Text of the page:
This trend towards transparency could also extend to Greece’s fiscal regimes. An initial investigation by the European Commission (EC) concluded in December that aspects of Greece’s tonnage tax regime violate EU guidelines for state aid to the maritime sector.
Now EC investigators want to dig deeper, and Theodore Veniamis, president of the Union of Greek Shipowners (UGS), used Posidonia as an opportunity to ward them off, saying it would open a “Pandora’s box” for both Greece and other countries.
“We know about other tax regimes in which [people] hide behind labyrinthine laws and legal tricks but we have refused, and will refuse, to snitch on them,” Veniamis reportedly said during a press conference on Friday.
Indeed. Police investigators in Cyprus are looking into what caused the collapse of Marfin-Laiki Bank and of the Cypriot economy. The investigation is looking closely at loans worth hundreds of millions of Euros lent by the bank while under the governance of Andreas Vgenopoulos, one of Greece’s richest men. The loans are said to have been inadequately secured by tiny amounts of collateral. Press reports in Cyprus have named a number of very high-profile Greek shipowners who received such loans before the bank collapsed.
Some of you will know that I lived in Athens for four months last year, during what was Greece’s summer of discontent. 2015 was the year the Greek government’s negotiations with the EC, the European Central Bank (ECB) and the International Monetary Fund (IMF) reached an impasse.
I went with a friend when he returned to his village in northern Greece, near the Metéora, to vote in the Greek referendum.
Driving back to Athens, we listened as the results were announced over the radio. Nikaia, a poor/working class area near Piraeus, traditionally inhabited by port and shipyard workers, had voted in almost a 100% majority to reject the troika’s plan.
It is the poor who have been hit hardest by rising food prices, unemployment, pension cuts and other austerity measures, and they’ve had enough.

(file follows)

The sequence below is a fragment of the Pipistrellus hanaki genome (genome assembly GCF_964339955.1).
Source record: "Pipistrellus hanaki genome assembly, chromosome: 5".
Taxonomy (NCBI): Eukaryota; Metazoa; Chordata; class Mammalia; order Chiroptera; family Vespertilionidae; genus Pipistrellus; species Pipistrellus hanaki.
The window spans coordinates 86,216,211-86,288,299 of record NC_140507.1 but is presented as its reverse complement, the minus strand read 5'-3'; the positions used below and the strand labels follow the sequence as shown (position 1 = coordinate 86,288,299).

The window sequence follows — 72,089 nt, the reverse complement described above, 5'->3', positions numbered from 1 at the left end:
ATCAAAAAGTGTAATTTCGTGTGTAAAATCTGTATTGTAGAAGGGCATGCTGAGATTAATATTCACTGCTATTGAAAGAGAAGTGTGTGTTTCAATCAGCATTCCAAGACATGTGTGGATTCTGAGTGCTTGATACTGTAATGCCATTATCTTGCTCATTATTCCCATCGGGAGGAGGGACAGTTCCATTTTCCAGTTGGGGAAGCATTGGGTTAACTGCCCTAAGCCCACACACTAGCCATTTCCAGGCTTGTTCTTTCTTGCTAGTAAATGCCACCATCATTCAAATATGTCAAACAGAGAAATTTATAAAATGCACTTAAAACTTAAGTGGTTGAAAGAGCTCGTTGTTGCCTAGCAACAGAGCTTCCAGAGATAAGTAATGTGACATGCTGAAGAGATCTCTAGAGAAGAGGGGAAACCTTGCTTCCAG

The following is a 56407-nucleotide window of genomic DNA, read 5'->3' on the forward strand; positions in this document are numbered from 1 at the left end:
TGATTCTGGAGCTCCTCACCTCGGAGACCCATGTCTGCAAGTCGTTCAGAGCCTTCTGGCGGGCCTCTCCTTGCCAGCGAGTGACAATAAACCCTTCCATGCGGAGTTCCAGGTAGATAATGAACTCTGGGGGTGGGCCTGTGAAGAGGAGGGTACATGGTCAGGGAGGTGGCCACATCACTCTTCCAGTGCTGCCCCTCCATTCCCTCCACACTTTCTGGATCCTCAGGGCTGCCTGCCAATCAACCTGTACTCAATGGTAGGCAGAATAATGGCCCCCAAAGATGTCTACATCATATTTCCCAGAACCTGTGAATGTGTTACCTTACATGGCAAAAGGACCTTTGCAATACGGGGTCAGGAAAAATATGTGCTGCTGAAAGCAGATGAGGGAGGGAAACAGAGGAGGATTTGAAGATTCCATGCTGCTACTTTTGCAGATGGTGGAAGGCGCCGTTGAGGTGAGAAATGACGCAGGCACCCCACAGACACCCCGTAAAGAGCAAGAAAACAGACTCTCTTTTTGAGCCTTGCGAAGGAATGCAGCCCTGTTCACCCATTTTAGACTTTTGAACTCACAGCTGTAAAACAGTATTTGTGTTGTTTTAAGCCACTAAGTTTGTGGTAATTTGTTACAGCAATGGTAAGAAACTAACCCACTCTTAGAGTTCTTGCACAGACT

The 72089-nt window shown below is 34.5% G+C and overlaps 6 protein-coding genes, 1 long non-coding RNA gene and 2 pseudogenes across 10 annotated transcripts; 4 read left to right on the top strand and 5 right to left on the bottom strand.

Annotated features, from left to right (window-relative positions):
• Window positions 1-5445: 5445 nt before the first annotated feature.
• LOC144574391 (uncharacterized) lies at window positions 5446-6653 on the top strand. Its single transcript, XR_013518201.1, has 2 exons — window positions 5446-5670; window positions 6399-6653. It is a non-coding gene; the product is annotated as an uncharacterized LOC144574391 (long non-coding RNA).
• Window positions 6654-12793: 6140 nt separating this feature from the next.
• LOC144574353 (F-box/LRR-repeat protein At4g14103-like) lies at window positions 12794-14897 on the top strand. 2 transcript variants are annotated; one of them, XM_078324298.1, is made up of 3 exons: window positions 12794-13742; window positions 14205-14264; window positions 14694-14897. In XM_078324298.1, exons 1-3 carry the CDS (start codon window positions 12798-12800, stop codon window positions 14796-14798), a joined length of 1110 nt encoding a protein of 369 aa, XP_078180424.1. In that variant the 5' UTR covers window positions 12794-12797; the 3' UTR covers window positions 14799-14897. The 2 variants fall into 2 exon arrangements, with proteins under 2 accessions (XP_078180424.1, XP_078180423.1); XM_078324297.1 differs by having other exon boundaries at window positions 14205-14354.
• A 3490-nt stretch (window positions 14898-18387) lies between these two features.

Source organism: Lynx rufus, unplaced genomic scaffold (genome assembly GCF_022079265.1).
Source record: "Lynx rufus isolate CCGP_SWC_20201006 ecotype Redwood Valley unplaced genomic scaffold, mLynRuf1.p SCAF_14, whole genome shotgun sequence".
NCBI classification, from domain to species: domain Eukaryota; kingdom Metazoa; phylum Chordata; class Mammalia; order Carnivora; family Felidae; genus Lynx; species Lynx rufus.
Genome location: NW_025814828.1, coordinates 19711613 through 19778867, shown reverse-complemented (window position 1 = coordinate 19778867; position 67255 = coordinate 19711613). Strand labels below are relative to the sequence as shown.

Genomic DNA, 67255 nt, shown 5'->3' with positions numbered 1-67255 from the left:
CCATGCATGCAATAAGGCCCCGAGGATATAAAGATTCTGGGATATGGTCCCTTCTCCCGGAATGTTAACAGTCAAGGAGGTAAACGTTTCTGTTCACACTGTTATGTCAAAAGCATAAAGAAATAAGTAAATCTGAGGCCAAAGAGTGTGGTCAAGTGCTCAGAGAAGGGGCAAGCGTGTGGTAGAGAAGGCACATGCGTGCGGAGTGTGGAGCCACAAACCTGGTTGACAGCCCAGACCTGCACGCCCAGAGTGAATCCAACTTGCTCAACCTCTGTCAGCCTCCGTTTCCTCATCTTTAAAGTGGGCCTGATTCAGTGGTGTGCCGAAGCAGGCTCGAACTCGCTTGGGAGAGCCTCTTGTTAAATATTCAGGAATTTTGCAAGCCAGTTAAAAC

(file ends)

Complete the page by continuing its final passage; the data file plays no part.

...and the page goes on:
Ordinary working-class Greeks are still hurting in 2016, though their plight doesn’t attract as much press attention as it did last summer. Capital controls are still in effect, including the 60-Euro-per-day limit on cash withdrawals. Public sector workers, including those at the nation’s major ports, continue to strike in protest to pension reforms. A friend of mine has already taken a 55% haircut on his pension and fears more.
I love Greece and I love its shipping industry and maritime traditions. But I can’t help but feel that something’s gotta give. When working-class Greeks are struggling to afford food and paying 23% in VAT, how can the nation’s shipping industry retain its preferential tax status and keep a clear conscience?
In October 2010, Christine Lagarde handed to Greek officials a list of around 2,000 individuals and corporations – among them Nikolas Tsakos and TEN – that held bank accounts at the Geneva branch of HSBC as of that year. The ‘Lagarde List’ aimed to help tax authorities tackle potential evaders of tax (although it’s unclear if those listed had in fact done so).
The list serves to illustrate just how many Greeks are stashing their money abroad in tax havens, due to mistrust of the domestic banking system and for tax purposes too. I wonder how much more could shipping contribute to Greece’s GDP if its cash flows and those of its principals were more stringently policed?
In opening the Posidonia event, Greece’s prime minister Alexis Tsipras beseeched shipping figures to help “reconstruct” the industry’s relationship with the state, “while safeguarding the prosperity of the Greek economy and society against the continuing storms of the world”.
If Greece’s economy is caught in a storm, when will its shipping community start handing out umbrellas?